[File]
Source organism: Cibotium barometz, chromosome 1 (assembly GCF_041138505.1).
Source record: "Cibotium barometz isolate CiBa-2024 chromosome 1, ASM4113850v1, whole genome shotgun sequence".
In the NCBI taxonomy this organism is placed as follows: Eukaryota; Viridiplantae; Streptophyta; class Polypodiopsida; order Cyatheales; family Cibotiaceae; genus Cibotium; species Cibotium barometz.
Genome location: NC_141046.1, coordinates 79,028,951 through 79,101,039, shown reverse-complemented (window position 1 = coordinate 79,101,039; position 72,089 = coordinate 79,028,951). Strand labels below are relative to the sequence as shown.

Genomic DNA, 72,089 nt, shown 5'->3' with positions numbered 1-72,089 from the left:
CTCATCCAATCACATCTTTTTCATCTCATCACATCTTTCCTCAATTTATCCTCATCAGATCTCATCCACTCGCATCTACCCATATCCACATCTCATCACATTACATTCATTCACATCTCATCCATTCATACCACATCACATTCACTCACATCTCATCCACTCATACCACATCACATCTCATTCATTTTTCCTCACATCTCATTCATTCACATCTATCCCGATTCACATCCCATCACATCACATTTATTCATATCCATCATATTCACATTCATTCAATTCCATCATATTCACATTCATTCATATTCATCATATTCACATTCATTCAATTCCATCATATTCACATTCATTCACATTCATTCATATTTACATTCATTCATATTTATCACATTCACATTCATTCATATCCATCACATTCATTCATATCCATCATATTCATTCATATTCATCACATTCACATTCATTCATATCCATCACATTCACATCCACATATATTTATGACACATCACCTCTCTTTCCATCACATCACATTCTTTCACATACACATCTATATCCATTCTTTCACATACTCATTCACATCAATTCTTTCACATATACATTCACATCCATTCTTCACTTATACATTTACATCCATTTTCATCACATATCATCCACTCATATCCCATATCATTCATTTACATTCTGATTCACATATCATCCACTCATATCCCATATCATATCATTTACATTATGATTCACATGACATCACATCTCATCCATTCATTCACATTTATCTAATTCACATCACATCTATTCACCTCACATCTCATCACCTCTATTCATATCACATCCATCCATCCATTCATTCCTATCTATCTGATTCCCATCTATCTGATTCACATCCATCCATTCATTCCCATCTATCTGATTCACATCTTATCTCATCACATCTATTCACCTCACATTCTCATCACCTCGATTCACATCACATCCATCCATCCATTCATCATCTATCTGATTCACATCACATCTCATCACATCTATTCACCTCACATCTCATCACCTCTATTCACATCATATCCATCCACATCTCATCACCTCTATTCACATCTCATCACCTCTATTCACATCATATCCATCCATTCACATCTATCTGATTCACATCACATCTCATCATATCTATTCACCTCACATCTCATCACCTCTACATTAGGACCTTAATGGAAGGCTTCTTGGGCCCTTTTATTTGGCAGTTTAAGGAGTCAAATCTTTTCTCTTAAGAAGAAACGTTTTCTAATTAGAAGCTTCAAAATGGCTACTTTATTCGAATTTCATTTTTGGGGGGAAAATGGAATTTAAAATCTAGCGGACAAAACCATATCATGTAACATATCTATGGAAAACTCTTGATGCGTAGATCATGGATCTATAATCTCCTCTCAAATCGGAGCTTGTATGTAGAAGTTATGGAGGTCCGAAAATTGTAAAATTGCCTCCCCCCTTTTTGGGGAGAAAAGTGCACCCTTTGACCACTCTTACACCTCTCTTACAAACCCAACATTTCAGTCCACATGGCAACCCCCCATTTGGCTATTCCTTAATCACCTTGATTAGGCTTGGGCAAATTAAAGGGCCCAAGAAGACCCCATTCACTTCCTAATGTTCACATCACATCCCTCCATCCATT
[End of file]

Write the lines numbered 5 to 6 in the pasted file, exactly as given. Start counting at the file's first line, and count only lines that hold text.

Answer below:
Genomic DNA, 72,089 nt, shown 5'->3' with positions numbered 1-72,089 from the left:
CTCATCCAATCACATCTTTTTCATCTCATCACATCTTTCCTCAATTTATCCTCATCAGATCTCATCCACTCGCATCTACCCATATCCACATCTCATCACATTACATTCATTCACATCTCATCCATTCATACCACATCACATTCACTCACATCTCATCCACTCATACCACATCACATCTCATTCATTTTTCCTCACATCTCATTCATTCACATCTATCCCGATTCACATCCCATCACATCACATTTATTCATATCCATCATATTCACATTCATTCAATTCCATCATATTCACATTCATTCATATTCATCATATTCACATTCATTCAATTCCATCATATTCACATTCATTCACATTCATTCATATTTACATTCATTCATATTTATCACATTCACATTCATTCATATCCATCACATTCATTCATATCCATCATATTCATTCATATTCATCACATTCACATTCATTCATATCCATCACATTCACATCCACATATATTTATGACACATCACCTCTCTTTCCATCACATCACATTCTTTCACATACACATCTATATCCATTCTTTCACATACTCATTCACATCAATTCTTTCACATATACATTCACATCCATTCTTCACTTATACATTTACATCCATTTTCATCACATATCATCCACTCATATCCCATATCATTCATTTACATTCTGATTCACATATCATCCACTCATATCCCATATCATATCATTTACATTATGATTCACATGACATCACATCTCATCCATTCATTCACATTTATCTAATTCACATCACATCTATTCACCTCACATCTCATCACCTCTATTCATATCACATCCATCCATCCATTCATTCCTATCTATCTGATTCCCATCTATCTGATTCACATCCATCCATTCATTCCCATCTATCTGATTCACATCTTATCTCATCACATCTATTCACCTCACATTCTCATCACCTCGATTCACATCACATCCATCCATCCATTCATCATCTATCTGATTCACATCACATCTCATCACATCTATTCACCTCACATCTCATCACCTCTATTCACATCATATCCATCCACATCTCATCACCTCTATTCACATCTCATCACCTCTATTCACATCATATCCATCCATTCACATCTATCTGATTCACATCACATCTCATCATATCTATTCACCTCACATCTCATCACCTCTACATTAGGACCTTAATGGAAGGCTTCTTGGGCCCTTTTATTTGGCAGTTTAAGGAGTCAAATCTTTTCTCTTAAGAAGAAACGTTTTCTAATTAGAAGCTTCAAAATGGCTACTTTATTCGAATTTCATTTTTGGGGGGAAAATGGAATTTAAAATCTAGCGGACAAAACCATATCATGTAACATATCTATGGAAAACTCTTGATGCGTAGATCATGGATCTATAATCTCCTCTCAAATCGGAGCTTGTATGTAGAAGTTATGGAGGTCCGAAAATTGTAAAATTGCCTCCCCCCTTTTTGGGGAGAAAAGTGCACCCTTTGACCACTCTTACACCTCTCTTACAAACCCAACATTTCAGTCCACATGGCAACCCCCCATTTGGCTATTCCTTAATCACCTTGATTAGGCTTGGGCAAATTAAAGGGCCCAAGAAGACCCCATTCACTTCCTAATGTTCACATCACATCCCTCCATCCATT